Rabbani replied: “Here the issue doesn’t pertain to irregularity in the proceeding but to the disenfranchising of a voter, so Article 69 doesn’t apply here.”

Regarding the PDM’s March 26 gathering in Islamabad, Abbas asked what the intended outcome would be, whether they would return after a sit-in or would the movement go further to materialise their goals, as the alliance’s head Maulana Fazlur Rehman had already remarked that without resigning from the assemblies, any move was tantamount to giving an edge to the government.

Rabbani said that movements go further with constant struggle because things do not change overnight, so there was no immediate outcome. As for Rehman’s comments, he said that the chiefs of the political parties in the PDM would meet on Tuesday to discuss issues like these.

Referring to ‘Invisible People’, the anthology of short stories penned by Rabbani, Abbas asked his thoughts on the current situation of the deep state affairs in the country.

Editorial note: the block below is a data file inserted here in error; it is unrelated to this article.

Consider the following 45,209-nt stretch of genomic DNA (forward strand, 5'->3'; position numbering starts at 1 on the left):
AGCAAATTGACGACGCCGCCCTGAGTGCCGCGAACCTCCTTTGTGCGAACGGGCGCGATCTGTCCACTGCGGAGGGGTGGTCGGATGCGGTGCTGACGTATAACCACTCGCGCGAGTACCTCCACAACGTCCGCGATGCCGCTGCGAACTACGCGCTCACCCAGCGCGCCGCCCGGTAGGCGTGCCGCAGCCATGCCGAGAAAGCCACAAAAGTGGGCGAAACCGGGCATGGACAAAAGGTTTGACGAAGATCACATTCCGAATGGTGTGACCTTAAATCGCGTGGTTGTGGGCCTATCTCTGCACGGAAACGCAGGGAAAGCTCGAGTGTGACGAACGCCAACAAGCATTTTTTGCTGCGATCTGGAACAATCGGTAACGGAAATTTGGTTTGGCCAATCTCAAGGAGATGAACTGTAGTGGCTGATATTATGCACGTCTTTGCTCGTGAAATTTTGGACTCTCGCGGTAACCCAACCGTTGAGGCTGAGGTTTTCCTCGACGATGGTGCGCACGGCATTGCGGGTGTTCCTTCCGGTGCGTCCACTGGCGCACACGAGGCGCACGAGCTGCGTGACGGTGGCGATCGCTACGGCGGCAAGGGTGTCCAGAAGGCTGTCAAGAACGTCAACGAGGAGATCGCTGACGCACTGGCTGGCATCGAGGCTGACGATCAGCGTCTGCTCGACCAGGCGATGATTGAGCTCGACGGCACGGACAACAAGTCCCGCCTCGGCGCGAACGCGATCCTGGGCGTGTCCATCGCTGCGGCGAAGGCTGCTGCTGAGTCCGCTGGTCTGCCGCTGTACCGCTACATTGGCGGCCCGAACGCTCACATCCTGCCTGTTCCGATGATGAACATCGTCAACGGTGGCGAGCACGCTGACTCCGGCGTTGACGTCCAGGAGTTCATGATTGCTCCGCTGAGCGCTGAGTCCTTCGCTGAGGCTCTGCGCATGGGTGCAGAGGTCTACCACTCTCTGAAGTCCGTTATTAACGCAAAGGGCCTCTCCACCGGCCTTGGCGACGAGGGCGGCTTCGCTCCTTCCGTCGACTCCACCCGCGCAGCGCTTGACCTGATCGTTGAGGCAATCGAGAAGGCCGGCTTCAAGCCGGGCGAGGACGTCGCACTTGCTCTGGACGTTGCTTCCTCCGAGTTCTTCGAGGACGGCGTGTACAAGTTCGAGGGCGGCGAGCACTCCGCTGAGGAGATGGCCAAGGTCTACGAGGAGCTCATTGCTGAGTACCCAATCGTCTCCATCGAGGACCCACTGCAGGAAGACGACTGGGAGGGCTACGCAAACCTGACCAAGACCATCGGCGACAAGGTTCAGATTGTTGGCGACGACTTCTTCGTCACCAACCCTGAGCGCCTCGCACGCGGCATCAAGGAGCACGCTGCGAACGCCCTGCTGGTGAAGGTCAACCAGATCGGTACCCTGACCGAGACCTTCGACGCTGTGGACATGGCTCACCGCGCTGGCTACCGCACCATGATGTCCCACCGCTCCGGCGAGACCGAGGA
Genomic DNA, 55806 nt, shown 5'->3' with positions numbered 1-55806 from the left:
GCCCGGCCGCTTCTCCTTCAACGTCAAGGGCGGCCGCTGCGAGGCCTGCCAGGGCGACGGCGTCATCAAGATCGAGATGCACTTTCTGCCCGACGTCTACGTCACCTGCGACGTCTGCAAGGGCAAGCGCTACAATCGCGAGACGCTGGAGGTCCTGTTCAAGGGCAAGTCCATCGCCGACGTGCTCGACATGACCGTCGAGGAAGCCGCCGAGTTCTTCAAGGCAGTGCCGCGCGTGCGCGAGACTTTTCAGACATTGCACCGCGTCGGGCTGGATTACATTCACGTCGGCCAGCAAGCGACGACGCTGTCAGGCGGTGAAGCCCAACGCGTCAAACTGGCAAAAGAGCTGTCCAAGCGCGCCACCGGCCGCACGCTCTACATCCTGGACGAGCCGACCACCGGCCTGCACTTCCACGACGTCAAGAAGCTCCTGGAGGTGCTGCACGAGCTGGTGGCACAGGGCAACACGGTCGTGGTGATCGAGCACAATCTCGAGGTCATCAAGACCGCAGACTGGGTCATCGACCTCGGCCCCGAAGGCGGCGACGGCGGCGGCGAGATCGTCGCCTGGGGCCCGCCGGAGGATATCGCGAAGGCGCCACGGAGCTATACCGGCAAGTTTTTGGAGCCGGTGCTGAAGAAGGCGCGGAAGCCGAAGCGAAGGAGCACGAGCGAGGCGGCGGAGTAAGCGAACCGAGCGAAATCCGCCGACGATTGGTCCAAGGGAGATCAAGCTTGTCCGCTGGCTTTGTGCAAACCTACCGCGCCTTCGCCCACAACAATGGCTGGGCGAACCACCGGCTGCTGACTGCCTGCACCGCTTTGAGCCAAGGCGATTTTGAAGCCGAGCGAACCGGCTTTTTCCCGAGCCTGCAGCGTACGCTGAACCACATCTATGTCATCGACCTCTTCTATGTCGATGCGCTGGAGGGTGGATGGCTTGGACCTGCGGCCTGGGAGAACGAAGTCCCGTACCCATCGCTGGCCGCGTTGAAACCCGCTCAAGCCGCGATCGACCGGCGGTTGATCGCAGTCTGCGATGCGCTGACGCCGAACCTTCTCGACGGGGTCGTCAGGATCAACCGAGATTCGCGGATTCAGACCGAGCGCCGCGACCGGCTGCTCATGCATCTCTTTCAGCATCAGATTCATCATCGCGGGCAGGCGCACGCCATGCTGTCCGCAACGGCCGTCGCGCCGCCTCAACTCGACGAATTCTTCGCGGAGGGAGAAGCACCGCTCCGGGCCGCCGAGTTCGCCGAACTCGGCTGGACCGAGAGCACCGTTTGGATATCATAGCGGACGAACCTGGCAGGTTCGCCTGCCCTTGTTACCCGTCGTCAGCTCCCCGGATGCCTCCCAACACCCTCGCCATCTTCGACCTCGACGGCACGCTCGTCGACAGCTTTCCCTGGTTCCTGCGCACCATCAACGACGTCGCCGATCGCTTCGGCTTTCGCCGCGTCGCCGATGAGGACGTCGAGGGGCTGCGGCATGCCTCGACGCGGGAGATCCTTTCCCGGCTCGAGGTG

The author said that the situation had worsened. When asked why he ultimately favoured military courts despite his emotional opposition to it, he replied: “I wasn’t morally strong enough to resign.”

The journalist remarked that democracy was a practice, and asked Rabbani why the PPP, which boasts a history of struggle against dictatorship, was not implementing it in Sindh. The former Senate chairman replied that he was already on the fringes in the party, and if the moderator wanted him out, he would answer the question. And then everyone laughed

together again.